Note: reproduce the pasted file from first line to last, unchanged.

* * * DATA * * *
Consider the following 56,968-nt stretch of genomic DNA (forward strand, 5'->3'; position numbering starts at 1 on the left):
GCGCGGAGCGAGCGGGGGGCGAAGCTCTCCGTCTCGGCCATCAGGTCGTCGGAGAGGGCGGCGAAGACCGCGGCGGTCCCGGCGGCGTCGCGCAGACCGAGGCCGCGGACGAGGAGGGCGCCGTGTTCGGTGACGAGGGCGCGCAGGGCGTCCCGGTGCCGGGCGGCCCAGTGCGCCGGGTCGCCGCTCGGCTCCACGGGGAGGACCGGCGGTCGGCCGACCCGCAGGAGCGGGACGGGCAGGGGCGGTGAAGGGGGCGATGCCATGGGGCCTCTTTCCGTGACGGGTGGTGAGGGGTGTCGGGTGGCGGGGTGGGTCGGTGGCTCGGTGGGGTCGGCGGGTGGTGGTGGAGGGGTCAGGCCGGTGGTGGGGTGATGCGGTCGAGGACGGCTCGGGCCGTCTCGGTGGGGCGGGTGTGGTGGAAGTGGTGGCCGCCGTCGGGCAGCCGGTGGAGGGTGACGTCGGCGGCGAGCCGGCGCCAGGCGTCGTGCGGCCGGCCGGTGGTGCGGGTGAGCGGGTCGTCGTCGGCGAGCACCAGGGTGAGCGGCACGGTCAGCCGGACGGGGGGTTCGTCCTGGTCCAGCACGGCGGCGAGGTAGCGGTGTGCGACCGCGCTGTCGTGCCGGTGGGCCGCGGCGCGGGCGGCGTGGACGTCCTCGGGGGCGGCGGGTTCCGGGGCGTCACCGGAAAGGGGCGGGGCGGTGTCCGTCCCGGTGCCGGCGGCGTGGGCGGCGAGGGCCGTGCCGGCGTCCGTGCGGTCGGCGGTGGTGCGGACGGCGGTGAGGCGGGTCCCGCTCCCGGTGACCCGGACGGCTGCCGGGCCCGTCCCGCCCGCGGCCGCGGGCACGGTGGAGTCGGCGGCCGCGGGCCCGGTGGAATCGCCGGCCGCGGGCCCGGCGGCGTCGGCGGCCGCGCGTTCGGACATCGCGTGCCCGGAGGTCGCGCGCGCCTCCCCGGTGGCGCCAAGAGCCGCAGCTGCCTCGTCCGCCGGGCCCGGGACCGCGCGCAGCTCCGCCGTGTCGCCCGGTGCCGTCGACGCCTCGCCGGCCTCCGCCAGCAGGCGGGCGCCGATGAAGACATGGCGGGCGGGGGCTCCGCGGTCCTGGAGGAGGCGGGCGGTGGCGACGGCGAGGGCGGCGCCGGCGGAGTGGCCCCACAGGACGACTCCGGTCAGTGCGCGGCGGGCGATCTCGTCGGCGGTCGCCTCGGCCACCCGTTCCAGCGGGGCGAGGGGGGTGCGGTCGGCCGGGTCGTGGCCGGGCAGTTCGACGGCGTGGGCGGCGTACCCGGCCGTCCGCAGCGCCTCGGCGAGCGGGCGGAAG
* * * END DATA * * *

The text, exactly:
Consider the following 56,968-nt stretch of genomic DNA (forward strand, 5'->3'; position numbering starts at 1 on the left):
GCGCGGAGCGAGCGGGGGGCGAAGCTCTCCGTCTCGGCCATCAGGTCGTCGGAGAGGGCGGCGAAGACCGCGGCGGTCCCGGCGGCGTCGCGCAGACCGAGGCCGCGGACGAGGAGGGCGCCGTGTTCGGTGACGAGGGCGCGCAGGGCGTCCCGGTGCCGGGCGGCCCAGTGCGCCGGGTCGCCGCTCGGCTCCACGGGGAGGACCGGCGGTCGGCCGACCCGCAGGAGCGGGACGGGCAGGGGCGGTGAAGGGGGCGATGCCATGGGGCCTCTTTCCGTGACGGGTGGTGAGGGGTGTCGGGTGGCGGGGTGGGTCGGTGGCTCGGTGGGGTCGGCGGGTGGTGGTGGAGGGGTCAGGCCGGTGGTGGGGTGATGCGGTCGAGGACGGCTCGGGCCGTCTCGGTGGGGCGGGTGTGGTGGAAGTGGTGGCCGCCGTCGGGCAGCCGGTGGAGGGTGACGTCGGCGGCGAGCCGGCGCCAGGCGTCGTGCGGCCGGCCGGTGGTGCGGGTGAGCGGGTCGTCGTCGGCGAGCACCAGGGTGAGCGGCACGGTCAGCCGGACGGGGGGTTCGTCCTGGTCCAGCACGGCGGCGAGGTAGCGGTGTGCGACCGCGCTGTCGTGCCGGTGGGCCGCGGCGCGGGCGGCGTGGACGTCCTCGGGGGCGGCGGGTTCCGGGGCGTCACCGGAAAGGGGCGGGGCGGTGTCCGTCCCGGTGCCGGCGGCGTGGGCGGCGAGGGCCGTGCCGGCGTCCGTGCGGTCGGCGGTGGTGCGGACGGCGGTGAGGCGGGTCCCGCTCCCGGTGACCCGGACGGCTGCCGGGCCCGTCCCGCCCGCGGCCGCGGGCACGGTGGAGTCGGCGGCCGCGGGCCCGGTGGAATCGCCGGCCGCGGGCCCGGCGGCGTCGGCGGCCGCGCGTTCGGACATCGCGTGCCCGGAGGTCGCGCGCGCCTCCCCGGTGGCGCCAAGAGCCGCAGCTGCCTCGTCCGCCGGGCCCGGGACCGCGCGCAGCTCCGCCGTGTCGCCCGGTGCCGTCGACGCCTCGCCGGCCTCCGCCAGCAGGCGGGCGCCGATGAAGACATGGCGGGCGGGGGCTCCGCGGTCCTGGAGGAGGCGGGCGGTGGCGACGGCGAGGGCGGCGCCGGCGGAGTGGCCCCACAGGACGACTCCGGTCAGTGCGCGGCGGGCGATCTCGTCGGCGGTCGCCTCGGCCACCCGTTCCAGCGGGGCGAGGGGGGTGCGGTCGGCCGGGTCGTGGCCGGGCAGTTCGACGGCGTGGGCGGCGTACCCGGCCGTCCGCAGCGCCTCGGCGAGCGGGCGGAAG